Commentary | Open | Published:
Tuberculosis deaths: are we measuring accurately?
Journal of Pharmaceutical Policy and Practicevolume 7, Article number: 16 (2014)
Death among tuberculosis patients is one of the major reasons for non-attainment of 85% treatment success target set by World Health Organization. In this short paper, we evaluated whether the overall mortality rate in pulmonary tuberculosis is being affected by other comorbid conditions. All new smear positive pulmonary tuberculosis patients (N =336), who started their treatment at the chest clinic of the Penang General Hospital, between March 2010 and February 2011, were followed-up until December 2011. Tuberculosis treatment outcomes were reported according to six treatment outcome categories recommended by World Health Organization. The outcome category ‘died’ was defined as ‘a patient who died due to tuberculosis or other cause during tuberculosis treatment’. Our findings showed that out of 336 smear positive pulmonary tuberculosis patients, 59 (17.6%) died during treatment (mortality rate = 1.003 cases per 1000 person-days of follow-up).
Among the deceased patients, the mean age was 55.8 years (SD =16.17) and 49 were male. According to the mortality review forms, 29 deaths were tuberculosis-related, while the remaining 30 patients died due to reasons other than tuberculosis. Cerebrovascular accident (n =7), septicaemia shock (n =4) and acute coronary syndrome (n =4) were the most common non-tuberculosis related reasons for mortality in the patients. If the 30 patients, for whom tuberculosis was incidental to death, are excluded from the final cohort, the proportion of patients in the ‘died’ outcome category could be reduced to 9.5%. The treatment outcome criterion (i.e., died) set by World Health Organization has limitations. Therefore, it requires improvement for more objective evaluation of the performance of the National Tuberculosis Program.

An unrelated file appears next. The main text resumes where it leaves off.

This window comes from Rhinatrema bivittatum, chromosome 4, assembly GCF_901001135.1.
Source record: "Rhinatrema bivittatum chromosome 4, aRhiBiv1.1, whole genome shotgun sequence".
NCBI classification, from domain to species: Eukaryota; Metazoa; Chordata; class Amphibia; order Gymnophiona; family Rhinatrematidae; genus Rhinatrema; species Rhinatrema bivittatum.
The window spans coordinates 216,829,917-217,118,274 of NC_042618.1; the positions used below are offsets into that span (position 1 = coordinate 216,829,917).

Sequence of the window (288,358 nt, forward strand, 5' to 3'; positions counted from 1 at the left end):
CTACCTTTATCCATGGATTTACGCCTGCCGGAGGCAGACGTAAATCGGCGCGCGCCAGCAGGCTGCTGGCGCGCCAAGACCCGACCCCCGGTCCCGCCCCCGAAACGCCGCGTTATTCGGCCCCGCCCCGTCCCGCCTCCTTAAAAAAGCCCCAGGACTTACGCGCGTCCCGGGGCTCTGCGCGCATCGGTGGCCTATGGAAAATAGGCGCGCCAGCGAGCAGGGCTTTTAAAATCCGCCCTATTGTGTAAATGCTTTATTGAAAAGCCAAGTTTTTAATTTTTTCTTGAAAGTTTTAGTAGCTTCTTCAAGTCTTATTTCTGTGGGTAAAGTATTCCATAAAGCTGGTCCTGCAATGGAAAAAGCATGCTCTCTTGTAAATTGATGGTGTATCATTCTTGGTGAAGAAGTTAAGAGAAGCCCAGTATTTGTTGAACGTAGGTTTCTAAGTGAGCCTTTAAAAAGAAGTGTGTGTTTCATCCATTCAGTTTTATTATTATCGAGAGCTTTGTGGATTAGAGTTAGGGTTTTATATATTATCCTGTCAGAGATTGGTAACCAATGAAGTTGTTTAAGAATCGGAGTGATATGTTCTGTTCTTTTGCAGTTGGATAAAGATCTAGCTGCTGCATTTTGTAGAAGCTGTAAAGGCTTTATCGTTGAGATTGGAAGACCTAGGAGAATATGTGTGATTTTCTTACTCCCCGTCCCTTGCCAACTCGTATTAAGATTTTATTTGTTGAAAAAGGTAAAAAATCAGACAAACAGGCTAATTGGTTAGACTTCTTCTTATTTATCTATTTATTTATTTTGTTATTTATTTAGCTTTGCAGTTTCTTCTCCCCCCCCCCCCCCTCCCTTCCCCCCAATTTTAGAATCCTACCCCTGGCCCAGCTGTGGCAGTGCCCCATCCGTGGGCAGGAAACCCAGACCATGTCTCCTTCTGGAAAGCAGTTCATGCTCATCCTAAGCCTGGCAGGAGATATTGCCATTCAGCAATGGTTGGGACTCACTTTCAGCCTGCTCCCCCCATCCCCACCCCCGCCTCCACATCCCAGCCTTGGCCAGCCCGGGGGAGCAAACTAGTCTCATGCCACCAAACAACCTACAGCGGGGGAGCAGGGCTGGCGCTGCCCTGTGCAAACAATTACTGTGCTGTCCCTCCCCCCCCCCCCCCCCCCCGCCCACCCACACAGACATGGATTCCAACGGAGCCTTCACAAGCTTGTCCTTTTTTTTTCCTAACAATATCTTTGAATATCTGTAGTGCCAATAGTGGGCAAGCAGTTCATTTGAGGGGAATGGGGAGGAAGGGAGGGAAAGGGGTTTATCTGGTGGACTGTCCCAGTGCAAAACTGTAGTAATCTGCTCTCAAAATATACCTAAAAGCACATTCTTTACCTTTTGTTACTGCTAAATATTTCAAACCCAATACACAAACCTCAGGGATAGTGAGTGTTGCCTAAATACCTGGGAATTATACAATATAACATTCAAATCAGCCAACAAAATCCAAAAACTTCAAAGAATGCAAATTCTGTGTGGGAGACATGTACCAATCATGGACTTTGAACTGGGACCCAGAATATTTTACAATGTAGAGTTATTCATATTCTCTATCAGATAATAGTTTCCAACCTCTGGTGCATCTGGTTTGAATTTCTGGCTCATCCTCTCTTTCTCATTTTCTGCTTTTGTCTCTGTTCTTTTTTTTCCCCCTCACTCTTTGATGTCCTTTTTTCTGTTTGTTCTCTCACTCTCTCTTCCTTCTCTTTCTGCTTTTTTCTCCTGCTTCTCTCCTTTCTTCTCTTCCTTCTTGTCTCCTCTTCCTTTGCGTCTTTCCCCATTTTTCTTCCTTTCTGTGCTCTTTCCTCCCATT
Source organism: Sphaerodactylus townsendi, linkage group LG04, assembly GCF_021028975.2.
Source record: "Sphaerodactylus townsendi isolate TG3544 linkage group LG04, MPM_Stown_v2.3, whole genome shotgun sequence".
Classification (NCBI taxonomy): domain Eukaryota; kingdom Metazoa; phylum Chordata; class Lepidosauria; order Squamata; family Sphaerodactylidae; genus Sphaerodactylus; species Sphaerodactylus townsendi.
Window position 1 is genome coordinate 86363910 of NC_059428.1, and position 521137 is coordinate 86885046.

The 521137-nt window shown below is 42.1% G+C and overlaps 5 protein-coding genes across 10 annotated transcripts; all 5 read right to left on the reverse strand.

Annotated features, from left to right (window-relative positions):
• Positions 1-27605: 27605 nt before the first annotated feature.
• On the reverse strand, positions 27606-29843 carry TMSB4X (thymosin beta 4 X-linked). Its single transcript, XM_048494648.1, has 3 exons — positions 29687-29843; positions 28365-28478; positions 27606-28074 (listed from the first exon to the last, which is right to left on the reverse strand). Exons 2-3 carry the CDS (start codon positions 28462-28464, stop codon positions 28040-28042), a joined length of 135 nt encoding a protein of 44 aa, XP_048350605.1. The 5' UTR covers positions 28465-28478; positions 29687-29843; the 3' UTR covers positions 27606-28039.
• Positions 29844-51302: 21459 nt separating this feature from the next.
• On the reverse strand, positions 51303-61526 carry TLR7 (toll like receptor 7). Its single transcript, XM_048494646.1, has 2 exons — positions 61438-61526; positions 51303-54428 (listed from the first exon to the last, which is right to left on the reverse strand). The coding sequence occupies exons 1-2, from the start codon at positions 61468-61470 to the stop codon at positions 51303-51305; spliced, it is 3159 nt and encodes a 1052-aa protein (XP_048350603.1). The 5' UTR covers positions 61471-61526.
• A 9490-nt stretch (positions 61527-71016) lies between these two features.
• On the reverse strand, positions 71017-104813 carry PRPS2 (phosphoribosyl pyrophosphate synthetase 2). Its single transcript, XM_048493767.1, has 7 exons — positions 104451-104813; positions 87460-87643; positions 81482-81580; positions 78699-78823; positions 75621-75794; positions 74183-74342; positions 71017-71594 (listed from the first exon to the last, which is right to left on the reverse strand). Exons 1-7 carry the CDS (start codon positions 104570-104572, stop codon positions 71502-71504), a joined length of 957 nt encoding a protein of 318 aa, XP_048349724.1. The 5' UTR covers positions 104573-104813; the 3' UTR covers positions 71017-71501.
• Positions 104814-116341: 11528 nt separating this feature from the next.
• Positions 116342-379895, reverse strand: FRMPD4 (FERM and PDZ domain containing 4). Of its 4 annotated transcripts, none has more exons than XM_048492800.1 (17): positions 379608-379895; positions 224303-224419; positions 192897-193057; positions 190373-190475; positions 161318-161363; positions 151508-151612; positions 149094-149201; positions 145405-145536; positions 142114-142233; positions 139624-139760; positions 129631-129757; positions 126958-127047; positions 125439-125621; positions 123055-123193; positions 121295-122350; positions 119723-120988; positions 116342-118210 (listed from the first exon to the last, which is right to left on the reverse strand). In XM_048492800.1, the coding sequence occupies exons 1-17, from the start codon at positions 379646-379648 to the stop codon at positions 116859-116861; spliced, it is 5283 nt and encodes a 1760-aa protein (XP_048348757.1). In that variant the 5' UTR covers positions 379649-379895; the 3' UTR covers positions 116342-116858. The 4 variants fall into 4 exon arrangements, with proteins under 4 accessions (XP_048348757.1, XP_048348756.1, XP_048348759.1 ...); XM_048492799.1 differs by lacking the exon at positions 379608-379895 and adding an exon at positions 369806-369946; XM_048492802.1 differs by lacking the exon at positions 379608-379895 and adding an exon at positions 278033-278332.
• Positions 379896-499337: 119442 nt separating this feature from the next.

Outcomes of tuberculosis (TB) treatment are reported in line with six outcome categories (i.e., cured, treatment completed, treatment failure, defaulter, died and transferred out) recommended by World Health Organization (WHO) . Cured and treatment completed are further categorized as successful treatment outcomes, while the latter four represent unsuccessful treatment outcomes [2–4]. The National Tuberculosis Program (NTP) of every country identifies the key areas for improvement. However, appropriate corrective actions are sometimes futile due to reasons which are beyond the program’s control within a specific context.
According to the standard guidelines , a person who dies due to any reason during TB treatment is included in the ‘died’ category. From this definition, it is evident that even patients for whom TB is incidental to death rather than causal should also be classified in the ‘died’ category of treatment outcomes. For example, if a TB patient dies of cancer during TB treatment, he or she should be declared as died due to TB. In such a case, even if the NTP staff takes timely and appropriate actions, these deaths are not preventable.
Most of the earlier studies on treatment outcome of TB explained patients’ death as one of the major causes of non-attainment of the 85% target treatment success rate [5–7]. In this paper, we evaluated whether the overall mortality rate in the patients with pulmonary tuberculosis is being affected by the other comorbid conditions (Note: The findings presented in this commentary are part of our previously published primary data  for which the publication approval has been obtained from the Director General of Health, Malaysia). The study was approved by the Medical Research Ethics Committee (MERC), Ministry of Health, Malaysia (Registration ID: NMRR-10-77-5099; MERC reference: dim. KKM/NIHSEC/08/08/04P10-69).
Methods and key findings